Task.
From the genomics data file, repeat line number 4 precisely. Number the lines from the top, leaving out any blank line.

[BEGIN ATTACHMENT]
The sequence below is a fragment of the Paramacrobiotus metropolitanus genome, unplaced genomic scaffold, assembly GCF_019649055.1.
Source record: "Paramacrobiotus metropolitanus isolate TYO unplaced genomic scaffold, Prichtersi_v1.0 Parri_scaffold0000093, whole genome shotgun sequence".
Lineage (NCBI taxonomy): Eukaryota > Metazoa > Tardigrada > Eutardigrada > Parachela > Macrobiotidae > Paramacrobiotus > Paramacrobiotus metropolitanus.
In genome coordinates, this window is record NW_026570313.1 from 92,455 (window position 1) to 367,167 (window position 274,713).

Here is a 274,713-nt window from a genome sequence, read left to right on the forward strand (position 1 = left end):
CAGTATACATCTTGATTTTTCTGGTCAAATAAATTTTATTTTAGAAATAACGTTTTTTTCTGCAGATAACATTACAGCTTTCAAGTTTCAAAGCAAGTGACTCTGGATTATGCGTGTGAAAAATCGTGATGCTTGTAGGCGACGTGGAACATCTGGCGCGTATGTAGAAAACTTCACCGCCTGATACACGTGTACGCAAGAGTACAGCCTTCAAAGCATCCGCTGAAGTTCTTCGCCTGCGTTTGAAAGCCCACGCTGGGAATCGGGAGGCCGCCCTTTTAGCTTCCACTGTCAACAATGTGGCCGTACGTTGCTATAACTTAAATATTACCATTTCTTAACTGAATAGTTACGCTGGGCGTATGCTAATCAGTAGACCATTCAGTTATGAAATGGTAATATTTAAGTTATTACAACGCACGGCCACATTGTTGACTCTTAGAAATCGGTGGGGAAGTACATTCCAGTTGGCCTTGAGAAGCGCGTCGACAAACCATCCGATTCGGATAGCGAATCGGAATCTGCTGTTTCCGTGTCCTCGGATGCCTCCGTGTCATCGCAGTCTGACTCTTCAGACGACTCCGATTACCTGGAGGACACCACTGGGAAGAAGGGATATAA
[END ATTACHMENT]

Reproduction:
In genome coordinates, this window is record NW_026570313.1 from 92,455 (window position 1) to 367,167 (window position 274,713).